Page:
Significantly it was also found that there was also an increase in large mononuclear cells in the lungs at 8 hr in SEA-challenged mice (14.4.+-.2.8 mice (10.5.+-6 were increased at 24 hrs in the SEA (4.1.+-46 cells/lung), as compared to the control (2.7.+-45 cells/lung) group. The presence of leukocytes at time 0, prior to the intratracheal challenge, was similar to background levels, with few neutrophils and eosinophils (data not shown). These data indicated a sequential infiltration of leukocytes into the SEA challenged lungs, with neutrophils and monocytic cells predominant at 8 hr, followed by increased numbers of lymphocytes and eosinophils at 24 hrs.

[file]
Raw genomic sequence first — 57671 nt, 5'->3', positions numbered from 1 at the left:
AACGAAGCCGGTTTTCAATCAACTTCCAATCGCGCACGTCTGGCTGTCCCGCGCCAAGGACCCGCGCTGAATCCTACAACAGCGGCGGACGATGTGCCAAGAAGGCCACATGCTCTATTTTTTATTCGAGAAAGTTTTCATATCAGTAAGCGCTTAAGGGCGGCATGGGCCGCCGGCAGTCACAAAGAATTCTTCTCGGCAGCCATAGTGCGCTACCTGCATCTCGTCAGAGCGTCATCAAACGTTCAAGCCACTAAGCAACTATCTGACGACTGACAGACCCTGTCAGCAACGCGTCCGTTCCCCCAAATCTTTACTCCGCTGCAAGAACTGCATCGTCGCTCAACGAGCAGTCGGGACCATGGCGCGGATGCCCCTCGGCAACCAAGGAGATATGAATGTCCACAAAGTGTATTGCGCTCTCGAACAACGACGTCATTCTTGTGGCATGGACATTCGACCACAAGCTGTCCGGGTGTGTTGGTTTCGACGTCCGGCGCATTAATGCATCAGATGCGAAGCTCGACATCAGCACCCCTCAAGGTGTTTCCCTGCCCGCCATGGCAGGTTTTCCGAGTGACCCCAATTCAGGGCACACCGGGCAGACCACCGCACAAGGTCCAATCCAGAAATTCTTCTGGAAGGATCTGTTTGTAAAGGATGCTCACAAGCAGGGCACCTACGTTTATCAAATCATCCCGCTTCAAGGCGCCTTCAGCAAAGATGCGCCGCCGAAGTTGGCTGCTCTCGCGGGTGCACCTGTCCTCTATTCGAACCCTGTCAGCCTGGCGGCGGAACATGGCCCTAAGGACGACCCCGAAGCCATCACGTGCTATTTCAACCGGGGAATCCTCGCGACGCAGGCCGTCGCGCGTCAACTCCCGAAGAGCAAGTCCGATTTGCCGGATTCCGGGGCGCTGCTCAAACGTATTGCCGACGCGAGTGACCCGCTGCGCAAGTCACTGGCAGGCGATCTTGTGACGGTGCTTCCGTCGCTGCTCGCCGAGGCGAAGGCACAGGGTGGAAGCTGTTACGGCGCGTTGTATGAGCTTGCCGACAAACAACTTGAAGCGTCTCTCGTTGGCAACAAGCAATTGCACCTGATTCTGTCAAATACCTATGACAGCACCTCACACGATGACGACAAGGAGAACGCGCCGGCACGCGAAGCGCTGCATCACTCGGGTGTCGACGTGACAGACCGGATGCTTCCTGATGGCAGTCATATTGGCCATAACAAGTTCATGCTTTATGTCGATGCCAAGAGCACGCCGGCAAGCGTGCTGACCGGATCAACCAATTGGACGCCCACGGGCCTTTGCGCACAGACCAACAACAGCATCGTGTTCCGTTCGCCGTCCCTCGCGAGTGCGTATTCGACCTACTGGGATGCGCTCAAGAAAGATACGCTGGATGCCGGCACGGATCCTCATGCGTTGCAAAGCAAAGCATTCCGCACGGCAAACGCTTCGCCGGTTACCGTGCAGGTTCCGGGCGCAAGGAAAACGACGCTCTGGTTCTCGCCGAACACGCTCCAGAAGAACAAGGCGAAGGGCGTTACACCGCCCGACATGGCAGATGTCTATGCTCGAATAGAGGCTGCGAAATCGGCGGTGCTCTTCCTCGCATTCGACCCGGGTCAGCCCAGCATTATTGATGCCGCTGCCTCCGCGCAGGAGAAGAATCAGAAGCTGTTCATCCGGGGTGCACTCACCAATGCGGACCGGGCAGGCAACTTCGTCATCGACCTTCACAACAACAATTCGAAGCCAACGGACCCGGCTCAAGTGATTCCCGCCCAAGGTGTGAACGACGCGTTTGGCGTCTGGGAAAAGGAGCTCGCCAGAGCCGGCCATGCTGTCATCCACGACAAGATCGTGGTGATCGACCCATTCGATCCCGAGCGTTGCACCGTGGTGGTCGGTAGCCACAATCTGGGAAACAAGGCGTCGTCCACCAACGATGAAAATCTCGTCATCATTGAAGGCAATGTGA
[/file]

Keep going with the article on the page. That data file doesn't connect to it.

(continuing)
Physiological characterization of the model system reveals that the mice show associated airway reactivity, which is characteristic of the asthmatic response. FIG. 2A shows airway hyperreactivity and increased resistance after SEA challenge, as measured at 8 hours. The graph shows that as methacholine concentration is increased (pg), the airway resistance (1/G.sub.L) increases much more than that of the control vehicle challenged lung. FIG. 2B shows airway hyperreactivity and decreased airway compliance after SEA challenge, as measured at 8 hours after challenge. The graph shows that as methacholine concentration increases (μg) the dynamic compliance of the lungs (C.sub.dyn) decreases to a greater degree than control lungs. In addition, SEA, but not vehicle challenged mice demonstrated significant release of histamine at 1 hour post-challenge in BAL samples (data not shown).